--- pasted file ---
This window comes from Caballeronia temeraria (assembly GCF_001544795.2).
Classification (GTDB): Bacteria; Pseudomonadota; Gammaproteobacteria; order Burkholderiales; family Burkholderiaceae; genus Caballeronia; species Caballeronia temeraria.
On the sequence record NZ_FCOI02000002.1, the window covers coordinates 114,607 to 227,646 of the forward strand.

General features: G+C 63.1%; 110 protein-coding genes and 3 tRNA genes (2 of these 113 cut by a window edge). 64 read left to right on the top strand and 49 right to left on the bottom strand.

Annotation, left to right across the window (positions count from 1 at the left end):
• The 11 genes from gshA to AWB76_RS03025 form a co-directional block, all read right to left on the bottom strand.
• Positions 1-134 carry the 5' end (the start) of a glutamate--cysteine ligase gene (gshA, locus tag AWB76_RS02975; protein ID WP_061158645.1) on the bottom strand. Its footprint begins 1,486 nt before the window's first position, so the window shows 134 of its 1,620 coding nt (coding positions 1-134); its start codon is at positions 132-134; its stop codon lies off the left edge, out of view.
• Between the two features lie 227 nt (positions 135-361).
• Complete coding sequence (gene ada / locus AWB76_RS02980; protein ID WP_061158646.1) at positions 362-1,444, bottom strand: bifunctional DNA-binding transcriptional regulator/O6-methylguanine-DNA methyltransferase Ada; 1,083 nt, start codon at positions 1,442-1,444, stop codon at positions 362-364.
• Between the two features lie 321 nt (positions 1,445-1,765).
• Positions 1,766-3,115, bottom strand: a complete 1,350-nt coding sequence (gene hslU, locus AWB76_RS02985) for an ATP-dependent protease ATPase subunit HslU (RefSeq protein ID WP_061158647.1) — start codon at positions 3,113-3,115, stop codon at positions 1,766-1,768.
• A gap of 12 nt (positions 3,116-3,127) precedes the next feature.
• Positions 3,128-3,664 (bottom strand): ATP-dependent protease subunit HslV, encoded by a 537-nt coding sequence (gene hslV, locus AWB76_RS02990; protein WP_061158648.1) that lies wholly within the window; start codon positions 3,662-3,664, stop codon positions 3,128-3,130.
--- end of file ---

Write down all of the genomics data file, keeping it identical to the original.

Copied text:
This window comes from Caballeronia temeraria (assembly GCF_001544795.2).
Classification (GTDB): Bacteria; Pseudomonadota; Gammaproteobacteria; order Burkholderiales; family Burkholderiaceae; genus Caballeronia; species Caballeronia temeraria.
On the sequence record NZ_FCOI02000002.1, the window covers coordinates 114,607 to 227,646 of the forward strand.

General features: G+C 63.1%; 110 protein-coding genes and 3 tRNA genes (2 of these 113 cut by a window edge). 64 read left to right on the top strand and 49 right to left on the bottom strand.

Annotation, left to right across the window (positions count from 1 at the left end):
• The 11 genes from gshA to AWB76_RS03025 form a co-directional block, all read right to left on the bottom strand.
• Positions 1-134 carry the 5' end (the start) of a glutamate--cysteine ligase gene (gshA, locus tag AWB76_RS02975; protein ID WP_061158645.1) on the bottom strand. Its footprint begins 1,486 nt before the window's first position, so the window shows 134 of its 1,620 coding nt (coding positions 1-134); its start codon is at positions 132-134; its stop codon lies off the left edge, out of view.
• Between the two features lie 227 nt (positions 135-361).
• Complete coding sequence (gene ada / locus AWB76_RS02980; protein ID WP_061158646.1) at positions 362-1,444, bottom strand: bifunctional DNA-binding transcriptional regulator/O6-methylguanine-DNA methyltransferase Ada; 1,083 nt, start codon at positions 1,442-1,444, stop codon at positions 362-364.
• Between the two features lie 321 nt (positions 1,445-1,765).
• Positions 1,766-3,115, bottom strand: a complete 1,350-nt coding sequence (gene hslU, locus AWB76_RS02985) for an ATP-dependent protease ATPase subunit HslU (RefSeq protein ID WP_061158647.1) — start codon at positions 3,113-3,115, stop codon at positions 1,766-1,768.
• A gap of 12 nt (positions 3,116-3,127) precedes the next feature.
• Positions 3,128-3,664 (bottom strand): ATP-dependent protease subunit HslV, encoded by a 537-nt coding sequence (gene hslV, locus AWB76_RS02990; protein WP_061158648.1) that lies wholly within the window; start codon positions 3,662-3,664, stop codon positions 3,128-3,130.